BNZ boss quits for top Aus job

RICHARD MEADOWS
Last updated 12:59 03/04/2014
Andrew Thorburn
Rob Tucker

TRANS TASMAN: BNZ boss Andrew Thorburn will take up the top job with Aussie parent bank NAB in August.

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Outgoing Bank of New Zealand chief executive Andrew Thorburn will receive a multimillion-dollar pay rise when he steps into the top job at parent company National Australia Bank.

The bank announced today that Thorburn would replace Cameron Clyne, also a former head of BNZ, in August.

Thorburn is set to double his BNZ pay package of A$2.59 million ($2.8 million) in the 2013 financial year, according to information filed with the ASX.

His new base salary will be A$2.2m, with short-term incentives worth up to an additional A$3.85m if he exceeds set targets.

Long-term incentives will add A$2.86m, subject to shareholder approval at NAB's annual meeting in December.

Those rights are vested over four years and subject to performance against total shareholder returns.

Combined, the pay package could top A$6m in any given year.

The new job comes with greater responsibilities as Thorburn moves from heading a team of 5500 staff to NAB's 42,000 people.

The Melbourne-born banker has worked in New Zealand for 19 years, holding various banking positions, including more than five years in the BNZ chief executive role.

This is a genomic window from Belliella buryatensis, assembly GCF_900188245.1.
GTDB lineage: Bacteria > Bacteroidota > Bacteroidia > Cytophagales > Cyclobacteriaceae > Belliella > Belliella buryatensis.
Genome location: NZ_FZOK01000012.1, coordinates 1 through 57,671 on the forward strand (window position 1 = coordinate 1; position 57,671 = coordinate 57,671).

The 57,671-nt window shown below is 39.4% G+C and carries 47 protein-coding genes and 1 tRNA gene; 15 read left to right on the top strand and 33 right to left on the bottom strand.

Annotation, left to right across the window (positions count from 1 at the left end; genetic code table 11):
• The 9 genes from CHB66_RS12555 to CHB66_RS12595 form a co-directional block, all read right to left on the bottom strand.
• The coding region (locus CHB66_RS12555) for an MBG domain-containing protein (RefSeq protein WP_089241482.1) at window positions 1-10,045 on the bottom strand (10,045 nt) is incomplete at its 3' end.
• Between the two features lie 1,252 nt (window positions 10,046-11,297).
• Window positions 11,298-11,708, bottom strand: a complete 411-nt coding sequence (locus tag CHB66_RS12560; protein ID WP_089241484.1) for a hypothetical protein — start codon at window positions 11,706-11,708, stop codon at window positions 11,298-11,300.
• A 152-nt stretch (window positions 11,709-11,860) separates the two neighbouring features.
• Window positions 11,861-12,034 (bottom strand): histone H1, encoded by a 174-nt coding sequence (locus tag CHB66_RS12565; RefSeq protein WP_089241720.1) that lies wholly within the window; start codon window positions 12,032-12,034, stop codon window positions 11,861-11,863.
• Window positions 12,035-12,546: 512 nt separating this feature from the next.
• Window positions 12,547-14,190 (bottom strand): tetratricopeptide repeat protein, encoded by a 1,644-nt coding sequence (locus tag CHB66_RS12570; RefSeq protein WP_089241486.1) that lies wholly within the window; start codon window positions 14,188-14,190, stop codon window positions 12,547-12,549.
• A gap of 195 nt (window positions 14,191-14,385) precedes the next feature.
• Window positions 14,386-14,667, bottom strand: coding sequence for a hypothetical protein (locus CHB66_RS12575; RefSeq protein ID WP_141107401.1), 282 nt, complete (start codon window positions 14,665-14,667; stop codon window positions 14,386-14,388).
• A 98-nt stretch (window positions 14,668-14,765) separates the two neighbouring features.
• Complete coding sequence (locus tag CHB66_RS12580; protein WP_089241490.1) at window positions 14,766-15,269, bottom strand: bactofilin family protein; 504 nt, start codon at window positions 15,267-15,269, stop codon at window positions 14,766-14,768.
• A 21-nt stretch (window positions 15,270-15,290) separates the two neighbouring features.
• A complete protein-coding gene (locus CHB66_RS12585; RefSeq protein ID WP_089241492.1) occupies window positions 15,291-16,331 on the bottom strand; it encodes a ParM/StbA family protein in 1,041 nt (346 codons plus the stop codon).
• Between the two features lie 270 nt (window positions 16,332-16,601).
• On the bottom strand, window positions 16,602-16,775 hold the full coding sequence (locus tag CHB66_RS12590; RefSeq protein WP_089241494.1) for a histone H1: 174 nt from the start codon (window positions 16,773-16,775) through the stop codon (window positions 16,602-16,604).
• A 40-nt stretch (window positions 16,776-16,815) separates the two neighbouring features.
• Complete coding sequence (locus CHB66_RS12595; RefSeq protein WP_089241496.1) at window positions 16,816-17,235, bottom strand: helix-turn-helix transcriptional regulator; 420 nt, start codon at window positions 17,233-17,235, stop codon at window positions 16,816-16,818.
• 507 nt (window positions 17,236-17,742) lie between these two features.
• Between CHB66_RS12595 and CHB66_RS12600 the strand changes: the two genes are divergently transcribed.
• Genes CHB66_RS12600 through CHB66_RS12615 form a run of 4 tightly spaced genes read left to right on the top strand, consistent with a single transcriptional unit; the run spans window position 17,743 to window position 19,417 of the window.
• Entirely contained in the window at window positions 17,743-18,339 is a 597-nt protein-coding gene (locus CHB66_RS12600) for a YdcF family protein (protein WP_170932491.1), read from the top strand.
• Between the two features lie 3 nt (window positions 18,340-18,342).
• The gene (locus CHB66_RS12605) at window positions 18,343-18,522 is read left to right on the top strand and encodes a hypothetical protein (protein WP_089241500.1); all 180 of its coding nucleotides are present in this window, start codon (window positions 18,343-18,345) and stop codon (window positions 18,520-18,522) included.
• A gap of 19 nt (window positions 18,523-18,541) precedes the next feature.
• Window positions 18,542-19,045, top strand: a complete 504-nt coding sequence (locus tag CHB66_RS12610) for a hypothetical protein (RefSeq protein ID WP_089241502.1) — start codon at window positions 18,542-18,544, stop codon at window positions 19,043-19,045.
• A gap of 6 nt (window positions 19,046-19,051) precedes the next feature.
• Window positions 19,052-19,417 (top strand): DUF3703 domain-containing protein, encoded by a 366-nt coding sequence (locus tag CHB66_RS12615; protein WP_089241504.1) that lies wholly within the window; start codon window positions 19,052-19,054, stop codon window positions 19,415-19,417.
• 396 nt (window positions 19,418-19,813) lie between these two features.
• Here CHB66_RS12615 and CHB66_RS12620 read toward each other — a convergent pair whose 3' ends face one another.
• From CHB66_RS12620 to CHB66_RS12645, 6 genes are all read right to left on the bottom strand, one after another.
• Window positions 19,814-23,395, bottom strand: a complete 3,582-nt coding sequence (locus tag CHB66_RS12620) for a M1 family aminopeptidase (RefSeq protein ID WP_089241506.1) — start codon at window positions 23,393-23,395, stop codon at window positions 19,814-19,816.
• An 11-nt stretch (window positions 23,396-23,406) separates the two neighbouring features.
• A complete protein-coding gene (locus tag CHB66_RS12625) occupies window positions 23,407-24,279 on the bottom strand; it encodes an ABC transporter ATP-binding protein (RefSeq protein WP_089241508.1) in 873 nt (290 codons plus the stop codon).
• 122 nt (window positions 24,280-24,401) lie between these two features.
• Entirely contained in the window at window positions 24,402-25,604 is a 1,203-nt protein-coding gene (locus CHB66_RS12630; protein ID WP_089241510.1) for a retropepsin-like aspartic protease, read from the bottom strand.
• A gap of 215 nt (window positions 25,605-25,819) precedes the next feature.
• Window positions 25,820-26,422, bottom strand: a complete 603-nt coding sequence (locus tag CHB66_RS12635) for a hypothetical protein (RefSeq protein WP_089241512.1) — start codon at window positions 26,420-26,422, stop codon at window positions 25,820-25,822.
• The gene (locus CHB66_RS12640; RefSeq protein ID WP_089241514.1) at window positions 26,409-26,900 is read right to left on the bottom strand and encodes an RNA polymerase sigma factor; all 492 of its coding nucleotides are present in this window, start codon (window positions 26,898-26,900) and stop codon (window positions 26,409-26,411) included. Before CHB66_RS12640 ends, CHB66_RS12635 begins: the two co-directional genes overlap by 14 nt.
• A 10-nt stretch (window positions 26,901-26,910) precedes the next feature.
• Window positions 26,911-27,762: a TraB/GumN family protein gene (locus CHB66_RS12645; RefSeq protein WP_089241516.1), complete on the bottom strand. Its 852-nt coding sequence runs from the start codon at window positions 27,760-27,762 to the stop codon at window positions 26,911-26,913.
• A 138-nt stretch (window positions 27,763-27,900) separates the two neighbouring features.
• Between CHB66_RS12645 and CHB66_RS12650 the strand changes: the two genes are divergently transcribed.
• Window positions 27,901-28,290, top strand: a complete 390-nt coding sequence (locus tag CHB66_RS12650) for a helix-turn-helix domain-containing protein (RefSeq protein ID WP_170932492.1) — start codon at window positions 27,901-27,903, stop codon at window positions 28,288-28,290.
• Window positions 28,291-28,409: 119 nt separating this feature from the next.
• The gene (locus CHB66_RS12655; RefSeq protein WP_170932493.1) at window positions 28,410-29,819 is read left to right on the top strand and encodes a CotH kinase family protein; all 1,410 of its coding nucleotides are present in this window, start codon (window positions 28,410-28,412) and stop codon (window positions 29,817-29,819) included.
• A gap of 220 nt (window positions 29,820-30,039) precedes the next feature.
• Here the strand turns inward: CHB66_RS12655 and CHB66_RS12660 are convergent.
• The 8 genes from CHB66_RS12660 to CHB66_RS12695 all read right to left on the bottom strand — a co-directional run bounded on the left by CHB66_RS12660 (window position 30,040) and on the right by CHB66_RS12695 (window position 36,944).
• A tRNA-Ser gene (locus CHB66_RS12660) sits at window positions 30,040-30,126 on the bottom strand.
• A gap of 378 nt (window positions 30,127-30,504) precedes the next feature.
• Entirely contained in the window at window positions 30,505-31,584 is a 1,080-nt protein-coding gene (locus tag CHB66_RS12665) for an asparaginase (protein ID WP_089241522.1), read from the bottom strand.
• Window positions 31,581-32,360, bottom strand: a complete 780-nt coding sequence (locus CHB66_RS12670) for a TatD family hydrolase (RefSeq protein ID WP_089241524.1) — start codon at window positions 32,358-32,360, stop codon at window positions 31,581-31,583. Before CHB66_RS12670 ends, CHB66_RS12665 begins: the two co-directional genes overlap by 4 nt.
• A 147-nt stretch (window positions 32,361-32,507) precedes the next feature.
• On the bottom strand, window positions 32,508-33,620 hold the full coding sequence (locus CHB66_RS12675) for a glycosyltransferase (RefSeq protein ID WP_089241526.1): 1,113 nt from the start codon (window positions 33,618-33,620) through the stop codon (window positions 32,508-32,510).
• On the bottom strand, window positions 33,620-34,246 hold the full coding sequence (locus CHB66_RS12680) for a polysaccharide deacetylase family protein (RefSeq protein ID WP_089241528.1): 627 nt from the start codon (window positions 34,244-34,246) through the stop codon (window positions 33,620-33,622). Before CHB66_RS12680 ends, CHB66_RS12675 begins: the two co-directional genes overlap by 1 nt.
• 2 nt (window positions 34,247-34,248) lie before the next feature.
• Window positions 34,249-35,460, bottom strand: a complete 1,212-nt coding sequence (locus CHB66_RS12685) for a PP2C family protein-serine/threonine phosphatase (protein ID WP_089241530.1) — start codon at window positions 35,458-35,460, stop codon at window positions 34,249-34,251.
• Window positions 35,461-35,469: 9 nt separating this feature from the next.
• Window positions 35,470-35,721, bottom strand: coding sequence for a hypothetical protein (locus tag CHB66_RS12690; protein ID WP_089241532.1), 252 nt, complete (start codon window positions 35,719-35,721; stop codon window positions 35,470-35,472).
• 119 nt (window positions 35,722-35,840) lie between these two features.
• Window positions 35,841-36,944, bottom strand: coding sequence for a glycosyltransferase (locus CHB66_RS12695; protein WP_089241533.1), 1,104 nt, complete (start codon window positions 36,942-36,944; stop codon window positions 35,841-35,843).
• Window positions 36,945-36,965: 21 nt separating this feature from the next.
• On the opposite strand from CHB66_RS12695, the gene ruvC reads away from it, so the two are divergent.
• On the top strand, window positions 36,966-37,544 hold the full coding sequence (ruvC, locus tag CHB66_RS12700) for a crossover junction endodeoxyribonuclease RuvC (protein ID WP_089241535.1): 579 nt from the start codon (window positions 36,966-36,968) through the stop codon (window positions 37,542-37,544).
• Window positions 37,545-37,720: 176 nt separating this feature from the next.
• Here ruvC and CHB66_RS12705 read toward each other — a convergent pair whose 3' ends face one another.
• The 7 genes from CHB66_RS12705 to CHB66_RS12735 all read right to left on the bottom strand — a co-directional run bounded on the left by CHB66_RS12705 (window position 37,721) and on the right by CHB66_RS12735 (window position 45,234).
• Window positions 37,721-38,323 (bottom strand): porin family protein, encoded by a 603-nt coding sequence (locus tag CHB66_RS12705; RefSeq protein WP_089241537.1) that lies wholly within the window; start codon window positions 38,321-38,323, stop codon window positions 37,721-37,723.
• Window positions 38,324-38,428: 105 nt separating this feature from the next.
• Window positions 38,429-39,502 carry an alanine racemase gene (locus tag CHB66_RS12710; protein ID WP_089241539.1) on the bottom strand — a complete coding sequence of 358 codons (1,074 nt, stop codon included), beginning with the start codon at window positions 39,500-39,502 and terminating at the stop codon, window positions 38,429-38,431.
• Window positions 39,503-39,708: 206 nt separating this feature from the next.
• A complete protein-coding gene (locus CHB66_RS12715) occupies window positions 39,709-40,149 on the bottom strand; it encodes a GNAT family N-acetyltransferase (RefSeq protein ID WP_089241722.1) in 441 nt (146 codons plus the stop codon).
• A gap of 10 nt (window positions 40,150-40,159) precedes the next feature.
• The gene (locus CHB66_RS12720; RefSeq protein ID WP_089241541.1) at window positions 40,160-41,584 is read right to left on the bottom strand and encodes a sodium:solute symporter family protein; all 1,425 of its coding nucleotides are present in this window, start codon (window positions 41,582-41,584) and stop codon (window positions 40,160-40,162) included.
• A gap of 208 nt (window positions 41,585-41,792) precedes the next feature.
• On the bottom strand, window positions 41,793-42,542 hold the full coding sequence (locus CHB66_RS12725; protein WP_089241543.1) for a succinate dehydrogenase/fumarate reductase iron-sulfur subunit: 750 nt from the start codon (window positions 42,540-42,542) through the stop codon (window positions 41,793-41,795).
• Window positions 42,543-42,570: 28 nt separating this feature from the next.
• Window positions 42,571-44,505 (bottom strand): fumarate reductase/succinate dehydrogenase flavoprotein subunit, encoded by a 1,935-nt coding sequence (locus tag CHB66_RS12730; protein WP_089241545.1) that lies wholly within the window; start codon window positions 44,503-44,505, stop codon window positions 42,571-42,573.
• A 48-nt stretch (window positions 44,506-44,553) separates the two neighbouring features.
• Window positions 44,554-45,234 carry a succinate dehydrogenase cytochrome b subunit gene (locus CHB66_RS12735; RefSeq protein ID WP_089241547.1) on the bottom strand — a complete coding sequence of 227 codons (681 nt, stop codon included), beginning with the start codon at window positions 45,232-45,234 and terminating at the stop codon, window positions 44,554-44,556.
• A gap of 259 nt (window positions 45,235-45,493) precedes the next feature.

Now he will head back to Australia, where he was previously head of retail banking at NAB.

BNZ chairman John Waller said Thorburn's replacement would be announced "in due course".

He said Thorburn had boosted the bank's profits from $557 million in 2008 to $788m last year.

"Deposits increased from $24 billion to $38b, and we've achieved a world-class cost-to-income ratio of 40.3 per cent," Waller said.

Thorburn said he was excited about the opportunity to lead the NAB team.

However, that was tinged with sadness at the prospect of leaving BNZ.

"At BNZ I have worked with a brilliant bunch of people who care deeply about what they do for New Zealand," he said.

"My time at BNZ has challenged and developed me as a leader."

Clyne said the top job had taken a personal toll and it was time to retire from executive life.

"I am leaving to spend some much-needed time with my young family," he said.

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- Fairfax Media

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